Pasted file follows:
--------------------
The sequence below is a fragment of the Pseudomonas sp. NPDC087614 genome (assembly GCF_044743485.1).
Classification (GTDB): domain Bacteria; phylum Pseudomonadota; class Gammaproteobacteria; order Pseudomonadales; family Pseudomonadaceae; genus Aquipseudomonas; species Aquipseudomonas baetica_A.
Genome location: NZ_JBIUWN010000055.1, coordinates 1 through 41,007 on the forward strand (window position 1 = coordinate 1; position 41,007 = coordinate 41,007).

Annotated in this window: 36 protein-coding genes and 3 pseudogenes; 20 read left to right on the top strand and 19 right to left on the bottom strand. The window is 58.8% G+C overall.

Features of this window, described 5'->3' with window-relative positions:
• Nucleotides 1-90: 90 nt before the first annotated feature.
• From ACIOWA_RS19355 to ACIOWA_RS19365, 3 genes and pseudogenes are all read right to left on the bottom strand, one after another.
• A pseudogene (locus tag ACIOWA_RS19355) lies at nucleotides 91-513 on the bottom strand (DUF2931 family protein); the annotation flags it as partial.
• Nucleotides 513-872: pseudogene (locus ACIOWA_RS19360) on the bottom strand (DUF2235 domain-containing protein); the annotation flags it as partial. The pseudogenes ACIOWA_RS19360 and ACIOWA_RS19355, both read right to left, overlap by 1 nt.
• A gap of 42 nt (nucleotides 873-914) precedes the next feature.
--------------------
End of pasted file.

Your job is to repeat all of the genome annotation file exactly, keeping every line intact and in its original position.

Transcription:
The sequence below is a fragment of the Pseudomonas sp. NPDC087614 genome (assembly GCF_044743485.1).
Classification (GTDB): domain Bacteria; phylum Pseudomonadota; class Gammaproteobacteria; order Pseudomonadales; family Pseudomonadaceae; genus Aquipseudomonas; species Aquipseudomonas baetica_A.
Genome location: NZ_JBIUWN010000055.1, coordinates 1 through 41,007 on the forward strand (window position 1 = coordinate 1; position 41,007 = coordinate 41,007).

Annotated in this window: 36 protein-coding genes and 3 pseudogenes; 20 read left to right on the top strand and 19 right to left on the bottom strand. The window is 58.8% G+C overall.

Features of this window, described 5'->3' with window-relative positions:
• Nucleotides 1-90: 90 nt before the first annotated feature.
• From ACIOWA_RS19355 to ACIOWA_RS19365, 3 genes and pseudogenes are all read right to left on the bottom strand, one after another.
• A pseudogene (locus tag ACIOWA_RS19355) lies at nucleotides 91-513 on the bottom strand (DUF2931 family protein); the annotation flags it as partial.
• Nucleotides 513-872: pseudogene (locus ACIOWA_RS19360) on the bottom strand (DUF2235 domain-containing protein); the annotation flags it as partial. The pseudogenes ACIOWA_RS19360 and ACIOWA_RS19355, both read right to left, overlap by 1 nt.
• A gap of 42 nt (nucleotides 873-914) precedes the next feature.